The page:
However, there is a counter-narrative which is apparent in such diverse sources as 19th century British painting, the reach of the press, early 20th century radio and middle century television, the voices of university-educated women, and comic books and graphic novels. Change in women’s status is as much attributable to the fictive realm as our lived experience. Rarely in the culture of a nation can one point to a single event or date when a cultural narrative shifts. It is more likely an incremental process and it is rarely linear – narratives are expressed or suppressed. Despite this, there seems to be a sustained and increasing trend throughout the 20th and 21st centuries of treating female and male fictional characters as equals. I contend that the change in women’s fortunes in the fictive realm has contributed to changing roles for women in the primary world of politics and economics.
As in history, the fairy-realm is messy, narrative tropes advance and retreat in their expression or suppression. The current trend featuring the ‘woman as hero’ trope was foreshadowed much earlier: for example, it can be seen in the paintings and drawings of the distinguished British artist, John W. Waterhouse. His most famous pictures reflect the narrative of the Lady of Shalott. By Waterhouse’s hand, this character is seen struggling to escape from her oppressive tower seemingly desiring to experience life directly rather than simply watch the world go by through a mirror (see Tennyson’s poem ).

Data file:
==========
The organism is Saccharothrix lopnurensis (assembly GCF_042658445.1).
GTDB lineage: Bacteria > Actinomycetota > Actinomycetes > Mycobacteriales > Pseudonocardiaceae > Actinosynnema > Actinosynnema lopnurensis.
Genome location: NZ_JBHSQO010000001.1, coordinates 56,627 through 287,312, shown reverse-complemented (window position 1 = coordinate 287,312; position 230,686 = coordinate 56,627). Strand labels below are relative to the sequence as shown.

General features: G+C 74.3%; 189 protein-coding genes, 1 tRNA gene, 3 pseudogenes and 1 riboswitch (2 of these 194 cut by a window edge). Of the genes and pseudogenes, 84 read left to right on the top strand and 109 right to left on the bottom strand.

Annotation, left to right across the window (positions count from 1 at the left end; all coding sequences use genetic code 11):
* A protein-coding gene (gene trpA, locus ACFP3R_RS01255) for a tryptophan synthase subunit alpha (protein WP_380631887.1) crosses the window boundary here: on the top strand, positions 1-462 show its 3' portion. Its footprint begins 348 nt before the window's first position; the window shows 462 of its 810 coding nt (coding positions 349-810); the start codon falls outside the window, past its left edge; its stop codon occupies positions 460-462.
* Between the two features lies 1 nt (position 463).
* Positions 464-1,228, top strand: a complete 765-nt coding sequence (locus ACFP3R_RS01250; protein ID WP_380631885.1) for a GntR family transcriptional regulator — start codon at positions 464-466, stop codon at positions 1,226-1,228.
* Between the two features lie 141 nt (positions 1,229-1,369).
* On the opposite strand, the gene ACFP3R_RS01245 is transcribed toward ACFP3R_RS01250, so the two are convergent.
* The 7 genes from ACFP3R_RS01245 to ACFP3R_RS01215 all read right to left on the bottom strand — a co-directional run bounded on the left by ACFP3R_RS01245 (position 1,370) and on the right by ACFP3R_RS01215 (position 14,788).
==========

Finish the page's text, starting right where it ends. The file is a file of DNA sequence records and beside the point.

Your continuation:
Another interesting example from Waterhouse’s hand is The Magic Circle: completed in 1886, this oil on canvas presents a subtle political element. The picture presents a dramatic scene where a dark-haired sorceress is preparing a spell over a boiling cauldron; she is drawing a circle in the sand at her feet while gripping a scythe in the other. Outside of the circle, ravens group ominously around her, and further into the background, dark mythical creatures seem to lurk in the mouth of a cave. She is surrounded by dread, ill-omens and what appear to be ghouls, or similarly threatening creatures; yet, she shows little fear as she prepares her spell of protection and steels herself for the battle to come. Unlike many contemporary depictions of female spell-casters in fantasy art, she is not rendered in an overly sexualized way. She is shown wearing a full-length dress, with sleeves which go to the middle of her forearm, the viewer sees her face in profile, but heavily shrouded by her hair, which is pulled back as she is getting ready for ‘business.’The narrative can be read as a woman capable of defending herself against the evil the world in this painting is able to set against her.
This picture found a receptive audience at the Royal Academy, and it was considered worthy of the national collection, but for its time its narrative frame was the exception rather than the rule (Prettejohn, Teippi, Upstone, & Wageman, 2010, p. 106).